World Trade Center (WTC) developer Larry A. Silverstein on Thursday unveiled the cutting-edge designs for three towers to be built at the site, days before the sixth anniversary of the Sept. 11 attacks.
"From a design perspective, each of the three towers is distinct. Yet all three are architecturally compatible and work together seamlessly," said Silverstein.
He said the buildings will be environmentally friendly and will use the latest technology and safety innovations.
Construction on the three towers will begin next year.
Their designs pay respect to the Freedom Tower, the first of the total four towers to be built at the site, and the memorial where people can mourn the deaths of the thousands who died in the 2001 terror attacks.
Tower Two, a 79-story skyscraper, will rise to 1,270 feet and be topped by an 80-foot antenna. Its sparkling glazed crystalline form and diamond shaped summit create a bold addition to the New York skyline. It is set for completion in 2013.
Tower Three and Tower Four, which will rise to 71 stories and 64 stories respectively, are set to be completed in 2012.
The three buildings were designed respectively by British architects Lord Norman Foster and Lord Richard Rogers and Japanese architect Fumihiko Maki.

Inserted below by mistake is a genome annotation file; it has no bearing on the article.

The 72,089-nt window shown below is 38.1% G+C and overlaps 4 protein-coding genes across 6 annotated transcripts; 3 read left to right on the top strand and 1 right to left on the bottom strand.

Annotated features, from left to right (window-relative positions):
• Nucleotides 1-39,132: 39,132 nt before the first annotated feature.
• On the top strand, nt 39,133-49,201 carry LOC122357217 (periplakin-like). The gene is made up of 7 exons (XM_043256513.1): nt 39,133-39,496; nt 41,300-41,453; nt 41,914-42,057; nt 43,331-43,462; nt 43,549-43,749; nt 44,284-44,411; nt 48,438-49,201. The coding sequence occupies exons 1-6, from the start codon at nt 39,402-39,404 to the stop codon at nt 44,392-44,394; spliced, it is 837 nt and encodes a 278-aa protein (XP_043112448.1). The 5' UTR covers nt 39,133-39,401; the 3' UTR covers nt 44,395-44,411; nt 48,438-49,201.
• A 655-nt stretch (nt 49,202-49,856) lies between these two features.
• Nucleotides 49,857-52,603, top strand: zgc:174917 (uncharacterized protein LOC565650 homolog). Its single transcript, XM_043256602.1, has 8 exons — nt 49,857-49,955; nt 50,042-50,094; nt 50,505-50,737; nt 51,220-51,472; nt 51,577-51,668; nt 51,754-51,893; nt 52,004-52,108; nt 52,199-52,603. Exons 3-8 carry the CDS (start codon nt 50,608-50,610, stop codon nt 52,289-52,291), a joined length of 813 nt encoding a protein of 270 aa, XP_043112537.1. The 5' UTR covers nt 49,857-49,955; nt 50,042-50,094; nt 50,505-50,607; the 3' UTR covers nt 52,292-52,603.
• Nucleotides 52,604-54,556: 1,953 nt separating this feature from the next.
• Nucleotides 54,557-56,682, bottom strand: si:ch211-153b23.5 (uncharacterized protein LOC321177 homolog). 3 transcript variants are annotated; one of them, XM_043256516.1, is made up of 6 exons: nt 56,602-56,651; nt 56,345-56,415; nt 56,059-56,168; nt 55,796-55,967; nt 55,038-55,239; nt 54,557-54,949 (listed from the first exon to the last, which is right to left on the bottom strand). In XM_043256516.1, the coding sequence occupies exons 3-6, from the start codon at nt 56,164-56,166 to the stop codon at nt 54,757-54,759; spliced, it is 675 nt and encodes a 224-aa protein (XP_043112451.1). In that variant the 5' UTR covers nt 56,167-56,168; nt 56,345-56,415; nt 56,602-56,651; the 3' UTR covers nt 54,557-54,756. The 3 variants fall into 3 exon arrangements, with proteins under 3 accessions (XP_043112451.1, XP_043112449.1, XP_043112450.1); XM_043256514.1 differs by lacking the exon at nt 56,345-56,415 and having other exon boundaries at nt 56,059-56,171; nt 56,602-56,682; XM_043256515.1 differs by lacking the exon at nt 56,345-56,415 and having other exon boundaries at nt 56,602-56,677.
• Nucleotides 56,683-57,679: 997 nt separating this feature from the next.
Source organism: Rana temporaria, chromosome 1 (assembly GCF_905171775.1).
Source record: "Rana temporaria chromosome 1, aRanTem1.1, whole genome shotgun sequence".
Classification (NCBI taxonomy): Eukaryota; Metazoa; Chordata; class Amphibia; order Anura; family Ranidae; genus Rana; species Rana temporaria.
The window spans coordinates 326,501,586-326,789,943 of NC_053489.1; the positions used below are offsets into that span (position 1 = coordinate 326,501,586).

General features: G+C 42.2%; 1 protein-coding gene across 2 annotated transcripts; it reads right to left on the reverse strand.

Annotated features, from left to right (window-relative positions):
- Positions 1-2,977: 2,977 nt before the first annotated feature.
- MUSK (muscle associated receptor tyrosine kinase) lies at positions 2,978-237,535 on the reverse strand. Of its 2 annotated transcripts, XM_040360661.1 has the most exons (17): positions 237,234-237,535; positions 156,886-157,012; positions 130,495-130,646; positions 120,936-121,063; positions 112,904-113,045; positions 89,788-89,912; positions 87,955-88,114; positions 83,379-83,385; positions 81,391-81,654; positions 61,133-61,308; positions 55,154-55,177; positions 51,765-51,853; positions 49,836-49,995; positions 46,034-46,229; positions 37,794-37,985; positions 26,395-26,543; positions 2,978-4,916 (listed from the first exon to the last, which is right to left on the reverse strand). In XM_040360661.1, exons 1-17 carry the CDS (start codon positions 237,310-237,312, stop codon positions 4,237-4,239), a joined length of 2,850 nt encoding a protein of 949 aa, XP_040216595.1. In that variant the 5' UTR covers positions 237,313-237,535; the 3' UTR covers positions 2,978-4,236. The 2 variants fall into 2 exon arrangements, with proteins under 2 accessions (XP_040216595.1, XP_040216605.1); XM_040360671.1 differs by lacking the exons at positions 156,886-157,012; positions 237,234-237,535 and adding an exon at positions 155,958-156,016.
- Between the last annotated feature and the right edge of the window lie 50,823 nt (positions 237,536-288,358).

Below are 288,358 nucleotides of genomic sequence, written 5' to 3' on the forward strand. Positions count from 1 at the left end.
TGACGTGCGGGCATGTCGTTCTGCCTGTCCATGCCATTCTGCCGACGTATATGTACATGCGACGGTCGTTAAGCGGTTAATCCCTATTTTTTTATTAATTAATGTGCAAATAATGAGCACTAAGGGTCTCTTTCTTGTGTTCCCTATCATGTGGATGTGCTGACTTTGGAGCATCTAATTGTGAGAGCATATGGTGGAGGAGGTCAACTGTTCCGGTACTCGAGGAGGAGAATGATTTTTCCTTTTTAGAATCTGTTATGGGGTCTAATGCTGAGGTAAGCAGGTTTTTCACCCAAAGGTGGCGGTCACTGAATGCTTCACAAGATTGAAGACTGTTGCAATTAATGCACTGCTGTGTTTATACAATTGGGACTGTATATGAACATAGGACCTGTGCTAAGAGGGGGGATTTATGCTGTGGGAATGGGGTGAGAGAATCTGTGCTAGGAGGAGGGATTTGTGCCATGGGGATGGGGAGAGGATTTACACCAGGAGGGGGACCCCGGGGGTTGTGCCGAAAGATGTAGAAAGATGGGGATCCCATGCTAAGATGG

Foster's three-story lobby will showcase large artworks. Rogers' tower will feature a 35-foot-high media installation showing videos that can be viewed through the glass.
On the other side, Maki's lobby features a polished black granite wall that would reflect the two memorial pools, and the walls around the elevator will be made of the same white oak trees that will stand in the memorial plaza.
The completed towers, which will occupy nearly 16 acres of Lower Manhattan, will feature millions of square feet of office space and half a million square feet of retail space.
The total price tag for rebuilding the site could be around 16 billion U.S. dollars.
The Freedom Tower, the memorial and the wing-shaped transit terminal by Spanish architect Santiago Calatrava are already under construction. Steel for that 1,776-foot tower has nearly reached street level, and the building is set to open in 2011.